XNet Mod 1.14.4/1.12.2 adds a single type of cable: a networking cable. Using networking cables you can instantly transport items, fluids, energy, and information. The main focus of this mod is efficiency and flexibility. Efficiency in that it is possible to make huge cable networks (tested with two chests seperated by a cable of 12000 blocks long) with no lag. The cables themselves are not even tile entities. Flexibility in that the controller allows for really flexible configuration for distributing information.
At the core of this mod is a network. A network is basically a single section of connected cables connected (via connectors) to various blocks (chests, machines, …) and one controller. The controller is the block that does the actual work for that network.
Every network can have 8 channels maximum. Every channel has a type (energy, item, fluid, logic, …) that you can configure in the controller. Depending on the type of a channel and the machines that are connected to that channel various things can happen.
You use connectors to connect machines to your network. Through that connector various channels (even with different types) can do their thing. Normal connectors only allow access through the side from which you are placing the connector. i.e. for a vanilla furnace that would mean that with a normal connector you can only get the melted result by placing a connector at the bottom of the furnace. Using advanced connectors you can overcome that limitation and access the down side of a furnace from any other side. Advanced connectors have other advantages. They allow higher speeds for item and fluid transfer (10 ticks minimum per operation as opposed to 20) and can store more RF (which means they can also transfer more RF).
One warning: an advanced energy connector can still not extract energy from another side. The reason for this is that it is actually the generator/producer itself that pushes energy and it will not do that through that other side. Insertion of energy to another side does work however.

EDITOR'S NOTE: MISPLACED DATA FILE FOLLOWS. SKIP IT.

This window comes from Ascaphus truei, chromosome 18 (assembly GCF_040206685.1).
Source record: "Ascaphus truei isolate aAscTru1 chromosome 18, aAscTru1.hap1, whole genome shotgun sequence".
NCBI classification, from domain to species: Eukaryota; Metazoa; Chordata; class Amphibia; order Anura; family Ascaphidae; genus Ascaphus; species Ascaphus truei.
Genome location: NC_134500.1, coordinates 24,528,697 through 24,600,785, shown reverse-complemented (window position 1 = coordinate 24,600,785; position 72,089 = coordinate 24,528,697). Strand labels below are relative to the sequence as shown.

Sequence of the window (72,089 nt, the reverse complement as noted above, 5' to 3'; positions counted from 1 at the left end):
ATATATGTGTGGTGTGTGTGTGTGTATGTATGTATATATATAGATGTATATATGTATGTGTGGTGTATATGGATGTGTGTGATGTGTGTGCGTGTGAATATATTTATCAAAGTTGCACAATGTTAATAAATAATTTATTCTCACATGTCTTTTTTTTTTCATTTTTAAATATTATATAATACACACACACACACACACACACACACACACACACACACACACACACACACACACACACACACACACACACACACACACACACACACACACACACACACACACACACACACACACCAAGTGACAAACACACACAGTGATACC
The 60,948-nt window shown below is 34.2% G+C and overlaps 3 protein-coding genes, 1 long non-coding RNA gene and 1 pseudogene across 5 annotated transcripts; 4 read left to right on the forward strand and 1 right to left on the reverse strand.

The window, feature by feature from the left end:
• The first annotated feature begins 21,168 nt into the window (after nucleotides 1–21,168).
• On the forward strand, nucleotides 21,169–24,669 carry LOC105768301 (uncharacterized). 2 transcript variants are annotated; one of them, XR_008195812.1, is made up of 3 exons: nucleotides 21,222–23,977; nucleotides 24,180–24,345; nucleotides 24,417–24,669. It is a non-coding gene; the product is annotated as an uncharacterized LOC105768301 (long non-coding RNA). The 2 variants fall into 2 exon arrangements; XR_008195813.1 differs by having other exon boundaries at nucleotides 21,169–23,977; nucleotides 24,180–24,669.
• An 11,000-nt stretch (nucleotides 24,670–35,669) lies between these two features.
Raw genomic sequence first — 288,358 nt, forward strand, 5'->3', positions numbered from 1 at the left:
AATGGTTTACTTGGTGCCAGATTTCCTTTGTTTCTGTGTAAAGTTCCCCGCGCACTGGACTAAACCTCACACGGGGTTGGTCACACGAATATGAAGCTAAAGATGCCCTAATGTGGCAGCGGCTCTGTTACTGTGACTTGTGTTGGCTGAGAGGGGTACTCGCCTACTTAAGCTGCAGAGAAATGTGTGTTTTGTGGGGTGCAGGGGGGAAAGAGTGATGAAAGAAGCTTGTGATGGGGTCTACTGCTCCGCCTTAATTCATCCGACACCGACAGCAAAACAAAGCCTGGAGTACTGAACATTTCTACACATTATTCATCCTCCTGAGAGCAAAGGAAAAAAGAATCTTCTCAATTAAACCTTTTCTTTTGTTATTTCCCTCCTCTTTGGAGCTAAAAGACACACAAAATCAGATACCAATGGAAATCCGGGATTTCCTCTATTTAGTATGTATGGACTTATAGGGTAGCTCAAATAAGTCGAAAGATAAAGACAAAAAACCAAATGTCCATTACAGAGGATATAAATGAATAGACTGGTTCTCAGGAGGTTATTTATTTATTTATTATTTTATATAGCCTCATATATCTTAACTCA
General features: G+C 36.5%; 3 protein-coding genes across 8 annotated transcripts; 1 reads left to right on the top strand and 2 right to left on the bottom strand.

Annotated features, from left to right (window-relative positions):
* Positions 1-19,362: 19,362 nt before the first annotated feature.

Cables and Colors
Cables (and connectors) can have four different colors. These are used to be able to distinguish multiple distinct networks adjacent to each others (to prevent the cables from connecting). A controller will adapt its color to the first colored cable it can find around it and then remember that (unless that color is totally removed).
The logic channel is special. First one has to know that every network has seven colors (don’t confuse these with cable colors) which is either enabled or disabled. By default all colors are disabled. Every connector (in the controller GUI) can be configured to be active only when a number (up to four) colors are active. Using a logic channel and sensors you can (based on various conditions) enable colors. For example, you can have one sensor detecting how much RF is left in a machine. And if that number goes below 1000 enable ‘red’. Then another sensor can detect if there is enough coal in a chest and if true enable ‘green’. Then you can have an item channel transporting coal to a coal generator but only when both ‘red’ and ‘green’ are enabled. So that means: only enable the coal generator is power is low and there is enough coal. Sensors themselves can also be enabled/disabled based on colors.